Last-minute COVID costs cut into Cigna’s Q4 share price


Cigna Corp.’s revenue and profits remained strong through the fourth quarter, although an increase in costs related to the COVID-19 pandemic and the return of the health insurance tax took a significant hit to the payer’s expected earnings per share.

Cigna reported $4.1 billion in profits for the fourth quarter, up 76% from the $977 million the company reported during the same time the year prior. The Bloomfield, Conn.-based payer generated $41.7 billion in revenue for the quarter, up 9% from the $38.2 billion reported during the fourth quarter of 2019.

In a research note, Cantor Fitzgerald analysts Steven Halper and Kyle Mikson wrote they were surprised that coronavirus testing and treatment took such a large chunk out of the insurer’s share’s bottom line, with a stock price of $3.51 coming in below Wall Street expectations.

Still, “we believe this is reasonable given the uncertainty,” analysts wrote.

For calendar 2020, Cigna booked $160.4 billion in revenue, up 4% from $153.5 billion in 2019. The insurer reported $8.4 billion in profits in 2020, up 65% from $5.1 billion the year before. Cigna’s medical loss ratio reached 85.8% for the quarter, meaning nearly 86 cents of every premium dollar was spent on customers’ medical care.

CEO David Cordani credited the company’s positive year-end results to its $6.2 billion sale of its group and life business to New York Life on Dec. 31 and its Evernorth healthcare services division, which saw significant growth in its pharmacy business last year. During the fourth quarter, the company issued 388 million pharmacy prescriptions, up 19% year-over-year.

Cigna also completed its integration with Express Scripts in 2020 and partnered with Amazon Prime to offer medication home delivery, a partnership that Cordani said will evolve throughout 2021. This year, the company expects to issue 1.5 billion adjusted pharmacy prescriptions.

“We continue to invest significantly because of the rate and pace of growth in the business, as we are continuing to add significant business to that portfolio,” Cordani said.

As far as membership goes, Cigna reported 16.6 million medical members at the end of the year, a decrease of 472,000 from the year before, which the company credited to disenrollment from the pandemic and the loss of a single 240,000-member client. Because 85% of Cigna’s commercial customers are self-insured, Cantor Fitzgerald analysts wrote that Cigna is more impacted by rises in unemployment than other large insurers.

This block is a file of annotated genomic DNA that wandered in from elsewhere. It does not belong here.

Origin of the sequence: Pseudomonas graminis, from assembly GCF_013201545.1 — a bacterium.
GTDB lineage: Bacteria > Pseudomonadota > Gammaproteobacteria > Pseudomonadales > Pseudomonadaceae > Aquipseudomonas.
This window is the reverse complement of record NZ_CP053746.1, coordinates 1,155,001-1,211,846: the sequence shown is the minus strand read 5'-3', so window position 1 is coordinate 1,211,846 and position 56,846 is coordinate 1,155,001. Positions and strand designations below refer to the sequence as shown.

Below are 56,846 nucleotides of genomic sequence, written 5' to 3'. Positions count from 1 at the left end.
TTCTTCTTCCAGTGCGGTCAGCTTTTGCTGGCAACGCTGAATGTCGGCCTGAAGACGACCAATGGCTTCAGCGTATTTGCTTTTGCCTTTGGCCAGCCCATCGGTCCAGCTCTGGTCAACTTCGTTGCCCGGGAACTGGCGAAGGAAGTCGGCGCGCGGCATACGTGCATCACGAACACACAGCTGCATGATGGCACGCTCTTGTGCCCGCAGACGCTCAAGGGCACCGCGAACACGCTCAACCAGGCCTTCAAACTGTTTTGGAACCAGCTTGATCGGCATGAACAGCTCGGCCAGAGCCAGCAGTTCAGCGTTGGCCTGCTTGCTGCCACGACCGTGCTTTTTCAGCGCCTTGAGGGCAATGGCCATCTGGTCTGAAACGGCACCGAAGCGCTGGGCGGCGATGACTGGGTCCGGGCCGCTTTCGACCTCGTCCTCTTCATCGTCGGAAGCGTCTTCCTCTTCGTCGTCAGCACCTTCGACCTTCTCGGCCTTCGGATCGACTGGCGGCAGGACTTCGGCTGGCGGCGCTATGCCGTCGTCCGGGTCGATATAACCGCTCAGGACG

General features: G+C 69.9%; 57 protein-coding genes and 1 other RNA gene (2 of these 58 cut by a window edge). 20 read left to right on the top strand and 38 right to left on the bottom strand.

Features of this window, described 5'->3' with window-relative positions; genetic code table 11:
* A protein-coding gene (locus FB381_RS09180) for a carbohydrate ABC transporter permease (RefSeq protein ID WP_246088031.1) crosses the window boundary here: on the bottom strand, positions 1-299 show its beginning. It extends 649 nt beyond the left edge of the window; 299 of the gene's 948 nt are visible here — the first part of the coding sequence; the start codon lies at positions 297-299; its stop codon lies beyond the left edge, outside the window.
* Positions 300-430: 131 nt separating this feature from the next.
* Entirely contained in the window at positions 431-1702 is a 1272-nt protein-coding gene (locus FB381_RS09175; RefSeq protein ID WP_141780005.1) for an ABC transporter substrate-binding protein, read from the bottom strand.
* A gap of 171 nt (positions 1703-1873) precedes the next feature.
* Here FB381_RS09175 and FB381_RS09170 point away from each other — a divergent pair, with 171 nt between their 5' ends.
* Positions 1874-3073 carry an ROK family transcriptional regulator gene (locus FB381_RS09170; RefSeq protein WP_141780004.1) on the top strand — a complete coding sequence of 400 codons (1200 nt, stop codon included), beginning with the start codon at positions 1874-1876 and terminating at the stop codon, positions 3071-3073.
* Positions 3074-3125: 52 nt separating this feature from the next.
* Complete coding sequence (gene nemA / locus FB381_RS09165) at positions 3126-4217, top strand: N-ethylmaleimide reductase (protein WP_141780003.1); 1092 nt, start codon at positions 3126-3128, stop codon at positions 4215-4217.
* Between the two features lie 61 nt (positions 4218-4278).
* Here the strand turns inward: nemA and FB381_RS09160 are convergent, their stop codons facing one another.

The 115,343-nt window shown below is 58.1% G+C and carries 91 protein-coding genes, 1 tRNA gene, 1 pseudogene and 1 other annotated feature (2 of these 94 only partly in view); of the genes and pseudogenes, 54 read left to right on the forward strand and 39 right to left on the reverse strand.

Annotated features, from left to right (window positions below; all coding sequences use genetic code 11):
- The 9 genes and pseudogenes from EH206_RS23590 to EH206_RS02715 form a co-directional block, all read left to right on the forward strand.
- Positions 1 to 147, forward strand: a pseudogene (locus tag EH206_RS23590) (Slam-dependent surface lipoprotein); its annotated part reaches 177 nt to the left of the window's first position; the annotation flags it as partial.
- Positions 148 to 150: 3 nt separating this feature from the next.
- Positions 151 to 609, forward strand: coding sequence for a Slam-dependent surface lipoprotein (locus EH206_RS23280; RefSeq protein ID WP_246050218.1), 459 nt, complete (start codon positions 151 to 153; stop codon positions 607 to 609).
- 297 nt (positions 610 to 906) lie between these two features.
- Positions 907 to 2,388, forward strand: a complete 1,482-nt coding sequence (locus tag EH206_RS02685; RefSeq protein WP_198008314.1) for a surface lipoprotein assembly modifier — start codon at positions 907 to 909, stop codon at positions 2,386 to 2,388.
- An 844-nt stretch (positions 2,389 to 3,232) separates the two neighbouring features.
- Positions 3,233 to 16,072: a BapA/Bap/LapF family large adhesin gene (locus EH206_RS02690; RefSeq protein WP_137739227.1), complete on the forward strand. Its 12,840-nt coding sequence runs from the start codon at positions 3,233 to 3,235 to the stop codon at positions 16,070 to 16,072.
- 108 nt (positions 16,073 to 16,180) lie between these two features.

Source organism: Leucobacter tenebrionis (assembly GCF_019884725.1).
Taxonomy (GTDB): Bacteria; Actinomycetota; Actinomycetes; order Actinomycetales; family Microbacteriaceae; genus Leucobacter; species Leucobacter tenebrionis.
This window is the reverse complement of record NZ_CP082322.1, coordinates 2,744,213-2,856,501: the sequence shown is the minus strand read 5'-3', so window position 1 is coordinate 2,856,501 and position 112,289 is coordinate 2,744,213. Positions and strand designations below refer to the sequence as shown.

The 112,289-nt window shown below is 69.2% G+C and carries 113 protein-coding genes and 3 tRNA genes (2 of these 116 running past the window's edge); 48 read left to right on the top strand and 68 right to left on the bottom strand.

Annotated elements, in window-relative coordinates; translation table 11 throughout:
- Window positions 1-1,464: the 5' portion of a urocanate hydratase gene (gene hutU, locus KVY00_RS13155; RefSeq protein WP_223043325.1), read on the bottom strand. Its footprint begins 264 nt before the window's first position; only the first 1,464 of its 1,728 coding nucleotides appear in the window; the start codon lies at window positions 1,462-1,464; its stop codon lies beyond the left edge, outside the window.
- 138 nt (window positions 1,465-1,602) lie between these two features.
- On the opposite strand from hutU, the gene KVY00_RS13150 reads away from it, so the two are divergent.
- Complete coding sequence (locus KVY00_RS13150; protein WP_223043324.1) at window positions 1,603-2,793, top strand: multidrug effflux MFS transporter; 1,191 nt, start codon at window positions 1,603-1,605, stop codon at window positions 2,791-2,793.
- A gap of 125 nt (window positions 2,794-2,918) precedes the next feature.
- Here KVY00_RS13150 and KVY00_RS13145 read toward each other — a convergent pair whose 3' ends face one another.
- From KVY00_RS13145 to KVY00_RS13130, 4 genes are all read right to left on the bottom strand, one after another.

“Given its high exposure to employer-based health insurance, the company is uniquely impacted by COVID-related changes in employment levels and other economic factors,” analysts wrote.

These declines were partially offset by an 18% year-over-year growth in Medicare Advantage.

In 2021, Cigna expects much of the same to continue, with its Medicare Advantage customers growing by up to 15%. Cordani also expects growth in its individual Affordable Care Act plans, although its exit from the non-ACA individual market will partially offset this expansion.

Cigna operates individual exchange plans in 220 counties this year, representing a more than 50% year-over-year increase, Cordani said. Across all its benefits offerings, the company expects to add up to 325,000 total enrollees in 2021.

Coronavirus testing, treatment and other costs will continue to play a role in Cigna’s future, cutting $1.25 from its earnings price in 2021. Cordani said Cigna is not planning on paying for return-to-work testing for its members. Because most of the payer’s commercial members are self-insured, Cigna generally just acts as their fiduciary and helps them administer and process claims, he said.

“We think you should view it as transient, really removable,” Cordani said of the COVID-19 costs. “I’d caution penciling all of it as immediately recoverable in 2022.”

One area the pandemic has accelerated for Cigna is acceptance and adoption of value-based care models among its provider network, Chief Financial Officer Brian Evanko said. While these models are much more common among the company’s Medicare Advantage members, he said expansion in the commercial space represented an opportunity for the company.

“Now [value-based care] may look a little bit more palatable to some that may have not viewed it in the past and were more with a fee-for-service model,” Evanko said.

The coronavirus also has accelerated consumer and provider adoption of telehealth. Cordani said the company is excited about the future of integrating behavioral and medical services digitally and that Cigna views virtual-first primary care plans as a potential growth area for the insurer.

“It’s a significant opportunity, and our company is positioned to pursue it,” Cordani said.


Source: modernhealthcare.com

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